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RE: Redundancy in XOR encryption

in any practical or semi-practical application, you'll have to have a way to decompress the 
perfectly compressed data.  A dictionary?  A Huffman-tree-ish sort of thing?  Are you going
to transfer it out-of-band?  **It** becomes the target of interest.

From: 	[email protected][SMTP:[email protected]]
Sent: 	Tuesday, September 17, 1996 12:33 PM
To: 	[email protected]
Subject: 	Re: Redundancy in XOR encryption

> > 
> > Compress P to get perfect compression (ie. 0 redundancy)
> > Encrypt F (the compressed text) using a repeated key XOR
> > 
> > of course this is all rather theoretical as there is no such thing as
> > perfect compression, but I just thought it might be interesting to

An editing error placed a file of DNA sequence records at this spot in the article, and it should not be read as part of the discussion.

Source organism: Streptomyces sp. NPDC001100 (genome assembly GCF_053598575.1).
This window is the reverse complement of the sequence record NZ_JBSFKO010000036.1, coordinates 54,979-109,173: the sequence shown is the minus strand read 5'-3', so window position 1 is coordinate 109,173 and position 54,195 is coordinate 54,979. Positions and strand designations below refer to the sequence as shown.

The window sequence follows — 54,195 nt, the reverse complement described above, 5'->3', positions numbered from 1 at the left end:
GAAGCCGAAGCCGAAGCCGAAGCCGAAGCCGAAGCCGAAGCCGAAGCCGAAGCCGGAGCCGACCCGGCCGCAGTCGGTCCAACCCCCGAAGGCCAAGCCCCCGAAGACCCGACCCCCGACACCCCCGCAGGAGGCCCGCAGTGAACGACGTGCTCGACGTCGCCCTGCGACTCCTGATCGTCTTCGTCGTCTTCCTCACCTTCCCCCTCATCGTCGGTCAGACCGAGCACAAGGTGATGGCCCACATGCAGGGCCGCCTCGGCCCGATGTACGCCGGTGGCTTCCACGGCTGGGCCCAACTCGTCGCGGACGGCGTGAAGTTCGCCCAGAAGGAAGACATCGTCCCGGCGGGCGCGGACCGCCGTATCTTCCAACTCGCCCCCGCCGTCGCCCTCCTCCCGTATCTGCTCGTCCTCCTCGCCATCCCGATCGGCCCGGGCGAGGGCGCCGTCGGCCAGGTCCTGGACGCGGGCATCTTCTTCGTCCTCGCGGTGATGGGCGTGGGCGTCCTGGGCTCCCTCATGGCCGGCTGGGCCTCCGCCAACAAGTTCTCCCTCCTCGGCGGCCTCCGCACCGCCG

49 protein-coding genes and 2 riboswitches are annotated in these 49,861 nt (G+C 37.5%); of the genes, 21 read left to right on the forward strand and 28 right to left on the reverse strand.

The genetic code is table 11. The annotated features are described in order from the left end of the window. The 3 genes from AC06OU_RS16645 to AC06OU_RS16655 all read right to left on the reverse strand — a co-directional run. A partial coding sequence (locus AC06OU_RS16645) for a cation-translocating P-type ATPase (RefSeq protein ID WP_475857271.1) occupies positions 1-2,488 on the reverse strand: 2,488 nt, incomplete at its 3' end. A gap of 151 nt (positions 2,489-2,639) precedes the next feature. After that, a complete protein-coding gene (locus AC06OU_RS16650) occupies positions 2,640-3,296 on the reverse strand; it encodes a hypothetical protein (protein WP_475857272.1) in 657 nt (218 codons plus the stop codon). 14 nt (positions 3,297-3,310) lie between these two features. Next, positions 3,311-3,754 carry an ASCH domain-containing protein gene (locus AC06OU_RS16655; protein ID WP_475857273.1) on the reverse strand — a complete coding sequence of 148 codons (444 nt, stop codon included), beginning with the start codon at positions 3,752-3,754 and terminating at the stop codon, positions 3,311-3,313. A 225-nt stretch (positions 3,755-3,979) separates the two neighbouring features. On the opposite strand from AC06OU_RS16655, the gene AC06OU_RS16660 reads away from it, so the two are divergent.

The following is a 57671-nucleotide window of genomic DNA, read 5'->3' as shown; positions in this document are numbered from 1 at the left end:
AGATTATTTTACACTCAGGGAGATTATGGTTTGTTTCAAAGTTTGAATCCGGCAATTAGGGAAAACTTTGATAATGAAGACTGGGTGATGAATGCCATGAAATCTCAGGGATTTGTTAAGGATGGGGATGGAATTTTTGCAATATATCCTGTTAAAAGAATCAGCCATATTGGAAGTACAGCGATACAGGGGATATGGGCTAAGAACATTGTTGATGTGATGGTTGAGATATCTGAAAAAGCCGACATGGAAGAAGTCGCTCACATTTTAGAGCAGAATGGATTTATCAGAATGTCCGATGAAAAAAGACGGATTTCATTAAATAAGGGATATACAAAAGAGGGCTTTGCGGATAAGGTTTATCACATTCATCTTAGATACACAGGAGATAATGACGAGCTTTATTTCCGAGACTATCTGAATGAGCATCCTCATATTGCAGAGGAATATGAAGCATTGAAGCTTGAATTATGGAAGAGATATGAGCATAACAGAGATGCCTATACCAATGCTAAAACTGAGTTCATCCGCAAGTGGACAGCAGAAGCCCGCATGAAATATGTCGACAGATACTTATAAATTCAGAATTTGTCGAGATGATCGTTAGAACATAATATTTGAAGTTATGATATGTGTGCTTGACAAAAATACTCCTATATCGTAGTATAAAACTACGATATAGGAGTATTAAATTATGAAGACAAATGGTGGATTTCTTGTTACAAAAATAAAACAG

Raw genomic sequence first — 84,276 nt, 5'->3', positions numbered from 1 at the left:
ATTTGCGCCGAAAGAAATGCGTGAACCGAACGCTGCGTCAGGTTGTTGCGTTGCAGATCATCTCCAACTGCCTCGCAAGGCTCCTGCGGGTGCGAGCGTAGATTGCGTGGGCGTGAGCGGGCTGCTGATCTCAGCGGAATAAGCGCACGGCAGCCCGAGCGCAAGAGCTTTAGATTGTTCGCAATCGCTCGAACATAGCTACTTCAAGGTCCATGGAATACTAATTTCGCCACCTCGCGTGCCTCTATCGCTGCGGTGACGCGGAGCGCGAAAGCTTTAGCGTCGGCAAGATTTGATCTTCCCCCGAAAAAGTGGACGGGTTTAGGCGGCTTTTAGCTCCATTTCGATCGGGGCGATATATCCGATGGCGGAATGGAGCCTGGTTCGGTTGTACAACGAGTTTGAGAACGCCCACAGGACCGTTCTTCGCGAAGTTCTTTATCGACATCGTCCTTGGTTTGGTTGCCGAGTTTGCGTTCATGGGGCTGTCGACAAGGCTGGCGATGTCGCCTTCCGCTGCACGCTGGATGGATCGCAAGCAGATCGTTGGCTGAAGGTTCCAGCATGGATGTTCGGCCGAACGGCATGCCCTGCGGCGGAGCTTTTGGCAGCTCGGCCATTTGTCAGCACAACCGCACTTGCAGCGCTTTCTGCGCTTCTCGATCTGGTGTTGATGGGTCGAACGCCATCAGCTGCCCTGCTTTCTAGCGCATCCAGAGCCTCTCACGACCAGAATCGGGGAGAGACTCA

> > see if this is indeed strong, superficially it appears so to me...
> > 
> Paul:
>    I think that if the cryptanalyst knows that F has zero redundancy
> that he can run searches from 0 to n bits for the key and have
> the computer flag solutions that have zero redundancy.  

I never though of that.
>    I also think that a perfectly compressed file would have a relative
> entropy value close to one also, hence the computer could flag possibles 
> that have both characteristics.

yeah, these two are reasonably unlikely to occur together (only a 
reasoned guess, anyone got any comments on this?)
so we really have a weakish system.
>    Hence, instead of searching for plaintext by counting coincidences,
> we are searching the decrypts for solutions that have zero redundancy
> and a relative entropy value close to one.  How many solutions will
> have both these qualities?  I don't know.  But if the compression method 
> is known, brute force will be tried, and only having to try to 
> decompress (read) data that has the resultant characteristics
> of compressed information will speed things up by quite a bit.

Yeah, this is still a form of brute force but I was thinking of this 
in terms of a smallish (sub 200 bit) key, so brute force against 
solutions with 0 entropy is a realistic possibility.